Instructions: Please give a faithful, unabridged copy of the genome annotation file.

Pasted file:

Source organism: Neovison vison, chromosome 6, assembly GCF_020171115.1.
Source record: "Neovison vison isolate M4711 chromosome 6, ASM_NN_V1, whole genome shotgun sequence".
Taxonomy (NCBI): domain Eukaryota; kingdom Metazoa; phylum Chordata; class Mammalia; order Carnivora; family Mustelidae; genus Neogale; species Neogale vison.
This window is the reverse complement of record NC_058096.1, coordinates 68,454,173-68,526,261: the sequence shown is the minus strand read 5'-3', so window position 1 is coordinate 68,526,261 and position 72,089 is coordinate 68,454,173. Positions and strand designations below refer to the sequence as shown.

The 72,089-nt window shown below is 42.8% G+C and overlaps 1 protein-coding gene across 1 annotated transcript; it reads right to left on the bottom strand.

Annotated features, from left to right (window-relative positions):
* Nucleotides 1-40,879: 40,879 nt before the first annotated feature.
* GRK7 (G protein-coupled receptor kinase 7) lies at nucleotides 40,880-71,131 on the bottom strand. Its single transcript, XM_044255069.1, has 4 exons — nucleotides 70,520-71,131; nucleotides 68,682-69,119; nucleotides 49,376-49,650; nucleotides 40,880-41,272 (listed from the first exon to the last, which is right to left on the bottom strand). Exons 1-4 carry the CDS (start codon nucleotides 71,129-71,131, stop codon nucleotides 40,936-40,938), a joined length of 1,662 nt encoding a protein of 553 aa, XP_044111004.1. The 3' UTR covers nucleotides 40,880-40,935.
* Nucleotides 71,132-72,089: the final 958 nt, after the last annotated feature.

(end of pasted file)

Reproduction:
Source organism: Neovison vison, chromosome 6, assembly GCF_020171115.1.
Source record: "Neovison vison isolate M4711 chromosome 6, ASM_NN_V1, whole genome shotgun sequence".
Taxonomy (NCBI): domain Eukaryota; kingdom Metazoa; phylum Chordata; class Mammalia; order Carnivora; family Mustelidae; genus Neogale; species Neogale vison.
This window is the reverse complement of record NC_058096.1, coordinates 68,454,173-68,526,261: the sequence shown is the minus strand read 5'-3', so window position 1 is coordinate 68,526,261 and position 72,089 is coordinate 68,454,173. Positions and strand designations below refer to the sequence as shown.

The 72,089-nt window shown below is 42.8% G+C and overlaps 1 protein-coding gene across 1 annotated transcript; it reads right to left on the bottom strand.

Annotated features, from left to right (window-relative positions):
* Nucleotides 1-40,879: 40,879 nt before the first annotated feature.
* GRK7 (G protein-coupled receptor kinase 7) lies at nucleotides 40,880-71,131 on the bottom strand. Its single transcript, XM_044255069.1, has 4 exons — nucleotides 70,520-71,131; nucleotides 68,682-69,119; nucleotides 49,376-49,650; nucleotides 40,880-41,272 (listed from the first exon to the last, which is right to left on the bottom strand). Exons 1-4 carry the CDS (start codon nucleotides 71,129-71,131, stop codon nucleotides 40,936-40,938), a joined length of 1,662 nt encoding a protein of 553 aa, XP_044111004.1. The 3' UTR covers nucleotides 40,880-40,935.
* Nucleotides 71,132-72,089: the final 958 nt, after the last annotated feature.